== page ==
How to Get Brand Partnerships Without a Large Following
So many people think that you need to hit a magical number to get paid as a food or drink blogger and I’m here to tell you that that’s just not true! If you’re wondering how to get brand partnerships, even if you don’t have a huge following… You’re in the right place!
By focusing on sharing high-quality content, we were able to make 6-figures on Instagram with less than 10k followers in our first full year of The Social Sipper in 2019. And I don’t say that to brag but I want to show you that if it was possible for me, it’s possible for you too!
Brands want to work with nano influencers (less than 10k followers) and micro influencers (between 10k and 100k followers) because they generally have higher engagement and closer, more influential relationships with their audience.
I got my first brand partnership on The Social Sipper with around 1,500 followers but if I knew what I knew today, I would have begun pitching brands much earlier. I’ve seen our B2OB students and clients successfully get paid with a few hundred followers. What sets these creators apart is that they are able to communicate their value to brands, they get creative around adding value to their packages and they have high quality photography.
Surprisingly one of the biggest things that sets higher paid influencers apart from lower paid influencers is mindset and confidence. A lot of us start a blog or Instagram as a hobby and even if you have something amazing to offer, don’t see it that way. The biggest shift I made that allowed me to double and triple my pricing was beginning to approach this like a business. When you begin to think of yourself as a brand and business and see what value you can offer, it stops feeling so personal.
When looking for creators or influencers to partner with, one of the first things brands look for is alignment. A brand wants to see that the content you are sharing and your audience align with their customers. That’s why it’s so important to make sure that you have a defined niche, are clear on who your audience is and what they want, and your first impression makes this clear. Though it might seem like sharing a lot of different kinds of content would open up the doors for more opportunities, it’s actually the opposite. Having a clear and defined expertise and value, make it easier for a brand to see if you are a good fit.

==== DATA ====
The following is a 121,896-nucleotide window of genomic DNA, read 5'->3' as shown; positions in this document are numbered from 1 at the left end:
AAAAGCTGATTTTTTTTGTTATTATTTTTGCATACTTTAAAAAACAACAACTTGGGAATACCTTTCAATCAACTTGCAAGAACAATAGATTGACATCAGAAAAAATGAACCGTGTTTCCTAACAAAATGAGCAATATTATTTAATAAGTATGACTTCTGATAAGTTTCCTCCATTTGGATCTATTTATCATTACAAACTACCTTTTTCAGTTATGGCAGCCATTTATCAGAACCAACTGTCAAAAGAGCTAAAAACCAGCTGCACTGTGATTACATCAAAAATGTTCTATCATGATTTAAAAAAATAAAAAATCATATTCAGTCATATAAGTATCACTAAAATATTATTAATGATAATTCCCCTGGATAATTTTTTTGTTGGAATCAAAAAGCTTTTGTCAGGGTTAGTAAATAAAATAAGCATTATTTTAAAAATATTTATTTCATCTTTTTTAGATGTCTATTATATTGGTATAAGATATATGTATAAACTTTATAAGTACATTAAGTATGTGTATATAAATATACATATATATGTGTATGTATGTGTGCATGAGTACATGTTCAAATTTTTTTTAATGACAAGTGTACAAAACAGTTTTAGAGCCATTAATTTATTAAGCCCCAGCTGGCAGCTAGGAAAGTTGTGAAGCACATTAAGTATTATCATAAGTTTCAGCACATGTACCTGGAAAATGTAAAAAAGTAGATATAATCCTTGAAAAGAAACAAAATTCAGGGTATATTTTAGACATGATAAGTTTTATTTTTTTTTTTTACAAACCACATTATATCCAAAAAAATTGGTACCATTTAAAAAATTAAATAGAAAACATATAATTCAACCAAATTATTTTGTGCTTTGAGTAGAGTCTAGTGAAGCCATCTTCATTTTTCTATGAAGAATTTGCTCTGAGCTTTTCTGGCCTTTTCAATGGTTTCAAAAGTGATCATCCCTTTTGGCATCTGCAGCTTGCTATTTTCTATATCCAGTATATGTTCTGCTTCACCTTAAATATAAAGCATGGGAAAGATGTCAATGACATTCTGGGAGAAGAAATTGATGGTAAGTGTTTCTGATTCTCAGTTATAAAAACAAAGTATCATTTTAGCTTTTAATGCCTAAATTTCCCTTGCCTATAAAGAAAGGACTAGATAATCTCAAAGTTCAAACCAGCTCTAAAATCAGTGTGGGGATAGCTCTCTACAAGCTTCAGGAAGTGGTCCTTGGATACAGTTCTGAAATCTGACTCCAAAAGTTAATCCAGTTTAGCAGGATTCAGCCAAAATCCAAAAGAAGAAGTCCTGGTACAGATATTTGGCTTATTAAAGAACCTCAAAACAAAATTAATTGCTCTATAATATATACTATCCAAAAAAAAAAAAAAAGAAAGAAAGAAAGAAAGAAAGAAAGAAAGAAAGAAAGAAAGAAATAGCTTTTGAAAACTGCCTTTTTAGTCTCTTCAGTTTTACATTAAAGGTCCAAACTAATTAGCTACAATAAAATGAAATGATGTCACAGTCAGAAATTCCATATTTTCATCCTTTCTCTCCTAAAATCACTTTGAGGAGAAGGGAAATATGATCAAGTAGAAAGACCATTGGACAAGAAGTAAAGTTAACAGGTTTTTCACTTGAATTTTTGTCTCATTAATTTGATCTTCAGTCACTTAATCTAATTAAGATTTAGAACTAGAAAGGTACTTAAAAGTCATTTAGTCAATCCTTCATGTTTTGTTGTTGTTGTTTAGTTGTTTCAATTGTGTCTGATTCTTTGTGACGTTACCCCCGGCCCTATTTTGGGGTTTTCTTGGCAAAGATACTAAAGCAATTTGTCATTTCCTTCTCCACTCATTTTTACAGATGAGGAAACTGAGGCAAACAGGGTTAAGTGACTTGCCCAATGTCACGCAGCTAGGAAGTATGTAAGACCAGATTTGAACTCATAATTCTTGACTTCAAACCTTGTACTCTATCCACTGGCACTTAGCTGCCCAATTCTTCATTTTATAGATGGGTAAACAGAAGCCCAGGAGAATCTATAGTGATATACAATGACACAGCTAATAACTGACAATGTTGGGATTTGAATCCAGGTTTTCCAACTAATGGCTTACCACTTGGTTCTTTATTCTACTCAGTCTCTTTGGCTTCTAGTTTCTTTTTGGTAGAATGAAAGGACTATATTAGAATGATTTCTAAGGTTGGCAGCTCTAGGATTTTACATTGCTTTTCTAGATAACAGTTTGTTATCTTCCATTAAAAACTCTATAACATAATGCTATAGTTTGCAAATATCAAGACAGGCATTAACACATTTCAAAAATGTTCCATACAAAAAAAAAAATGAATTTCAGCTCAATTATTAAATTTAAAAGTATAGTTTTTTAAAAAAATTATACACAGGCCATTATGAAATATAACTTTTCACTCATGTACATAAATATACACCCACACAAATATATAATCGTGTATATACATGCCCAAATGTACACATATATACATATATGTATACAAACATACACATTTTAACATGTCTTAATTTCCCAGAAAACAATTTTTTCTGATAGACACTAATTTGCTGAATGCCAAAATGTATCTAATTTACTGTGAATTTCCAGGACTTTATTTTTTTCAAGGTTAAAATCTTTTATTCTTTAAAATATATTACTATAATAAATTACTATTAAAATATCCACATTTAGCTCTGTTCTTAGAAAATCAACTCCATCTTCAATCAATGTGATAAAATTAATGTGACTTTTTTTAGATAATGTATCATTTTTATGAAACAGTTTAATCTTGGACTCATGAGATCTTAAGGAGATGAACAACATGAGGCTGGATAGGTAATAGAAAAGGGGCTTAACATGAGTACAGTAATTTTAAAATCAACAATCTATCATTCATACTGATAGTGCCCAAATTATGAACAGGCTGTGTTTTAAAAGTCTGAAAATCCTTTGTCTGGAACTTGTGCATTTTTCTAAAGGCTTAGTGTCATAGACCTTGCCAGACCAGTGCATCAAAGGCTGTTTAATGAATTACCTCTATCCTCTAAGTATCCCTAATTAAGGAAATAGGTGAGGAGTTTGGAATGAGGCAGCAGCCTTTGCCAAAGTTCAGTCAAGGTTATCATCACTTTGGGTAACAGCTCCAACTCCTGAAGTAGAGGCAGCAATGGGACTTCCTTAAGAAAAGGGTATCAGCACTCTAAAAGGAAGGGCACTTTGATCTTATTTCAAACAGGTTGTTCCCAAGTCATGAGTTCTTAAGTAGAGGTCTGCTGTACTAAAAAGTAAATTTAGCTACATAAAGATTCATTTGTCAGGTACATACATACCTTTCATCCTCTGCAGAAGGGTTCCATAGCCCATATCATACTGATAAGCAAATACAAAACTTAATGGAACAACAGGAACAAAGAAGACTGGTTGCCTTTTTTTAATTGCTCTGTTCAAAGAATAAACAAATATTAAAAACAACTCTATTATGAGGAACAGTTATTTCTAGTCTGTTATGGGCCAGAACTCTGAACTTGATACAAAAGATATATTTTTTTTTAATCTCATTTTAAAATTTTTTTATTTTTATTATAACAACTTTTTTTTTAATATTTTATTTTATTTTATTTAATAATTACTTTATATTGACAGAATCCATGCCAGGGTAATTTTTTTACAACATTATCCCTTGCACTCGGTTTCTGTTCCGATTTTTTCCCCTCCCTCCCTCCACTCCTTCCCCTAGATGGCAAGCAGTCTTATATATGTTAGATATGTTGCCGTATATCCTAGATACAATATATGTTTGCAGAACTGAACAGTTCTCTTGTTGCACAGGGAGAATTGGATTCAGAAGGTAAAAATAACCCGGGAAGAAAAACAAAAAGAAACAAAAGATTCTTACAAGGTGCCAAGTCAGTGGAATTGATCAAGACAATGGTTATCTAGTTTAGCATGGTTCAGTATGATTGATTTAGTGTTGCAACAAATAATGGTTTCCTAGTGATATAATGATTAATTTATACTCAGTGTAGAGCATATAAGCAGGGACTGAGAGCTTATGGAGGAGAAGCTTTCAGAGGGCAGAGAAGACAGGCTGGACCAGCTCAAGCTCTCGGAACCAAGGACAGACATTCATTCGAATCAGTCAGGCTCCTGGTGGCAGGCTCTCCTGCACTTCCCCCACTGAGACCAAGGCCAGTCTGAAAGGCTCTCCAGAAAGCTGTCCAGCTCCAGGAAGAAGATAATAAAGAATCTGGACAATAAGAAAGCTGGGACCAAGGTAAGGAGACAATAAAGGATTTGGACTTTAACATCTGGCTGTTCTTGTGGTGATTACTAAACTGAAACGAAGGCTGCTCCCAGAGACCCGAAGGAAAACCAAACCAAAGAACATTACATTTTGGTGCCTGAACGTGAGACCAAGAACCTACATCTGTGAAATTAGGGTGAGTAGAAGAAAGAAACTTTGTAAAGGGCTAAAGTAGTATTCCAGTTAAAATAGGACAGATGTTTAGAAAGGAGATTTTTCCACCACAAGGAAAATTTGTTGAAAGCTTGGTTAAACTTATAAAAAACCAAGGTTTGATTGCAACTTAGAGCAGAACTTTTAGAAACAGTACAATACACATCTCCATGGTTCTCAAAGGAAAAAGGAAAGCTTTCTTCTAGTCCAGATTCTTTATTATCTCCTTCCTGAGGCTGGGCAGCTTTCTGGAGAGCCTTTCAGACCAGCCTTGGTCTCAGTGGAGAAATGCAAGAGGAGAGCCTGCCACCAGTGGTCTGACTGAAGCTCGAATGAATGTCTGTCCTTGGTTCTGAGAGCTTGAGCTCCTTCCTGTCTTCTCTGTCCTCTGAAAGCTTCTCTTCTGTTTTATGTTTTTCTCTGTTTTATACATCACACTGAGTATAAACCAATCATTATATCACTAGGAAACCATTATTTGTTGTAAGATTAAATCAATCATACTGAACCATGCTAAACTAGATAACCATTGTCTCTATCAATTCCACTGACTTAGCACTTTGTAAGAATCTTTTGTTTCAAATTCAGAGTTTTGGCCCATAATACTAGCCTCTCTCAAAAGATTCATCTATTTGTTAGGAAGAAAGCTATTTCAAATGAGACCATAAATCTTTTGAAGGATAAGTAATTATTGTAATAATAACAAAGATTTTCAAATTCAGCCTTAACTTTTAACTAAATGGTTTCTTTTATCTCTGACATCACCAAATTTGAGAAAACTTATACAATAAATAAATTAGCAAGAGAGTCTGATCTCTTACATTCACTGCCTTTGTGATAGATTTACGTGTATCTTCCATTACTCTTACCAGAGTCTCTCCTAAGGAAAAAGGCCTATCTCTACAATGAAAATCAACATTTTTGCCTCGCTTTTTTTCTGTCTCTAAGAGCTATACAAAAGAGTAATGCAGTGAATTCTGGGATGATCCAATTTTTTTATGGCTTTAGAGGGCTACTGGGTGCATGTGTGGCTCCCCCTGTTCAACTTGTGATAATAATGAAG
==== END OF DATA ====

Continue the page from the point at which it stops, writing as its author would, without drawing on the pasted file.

The next thing brands look for in a partner is quality. Brands want to partner with creators that are aligned with their style and have high quality content. When you’re starting out, one of the best things you can do is lead with high quality content. This allows you to charge more, add more value to brands and attract higher quality partners.
The easiest way to get paid more is to add more value to your packages. When I stopped worrying about my following and started thinking about how I can create more value for brands I worked with, this shifted everything. This led to repeat partnerships, strong relationships and me creating content outside of just partnerships.
A basic brand partnership is really just the promotion of a brand to your audience, so when you include the high-resolution images in your package, that’s an extra that you should be compensated for! I go deeper into this in my video about how to get started with food photography on a budget!
When you provide high quality photos, a brand is most likely going to want to share them with the world on their website, social media or other platforms. As the creator of the content, you maintain rights to it (unless you sign something to transfer those rights) so you can charge for a usage license for brands to use your content in specific ways for a set amount of time.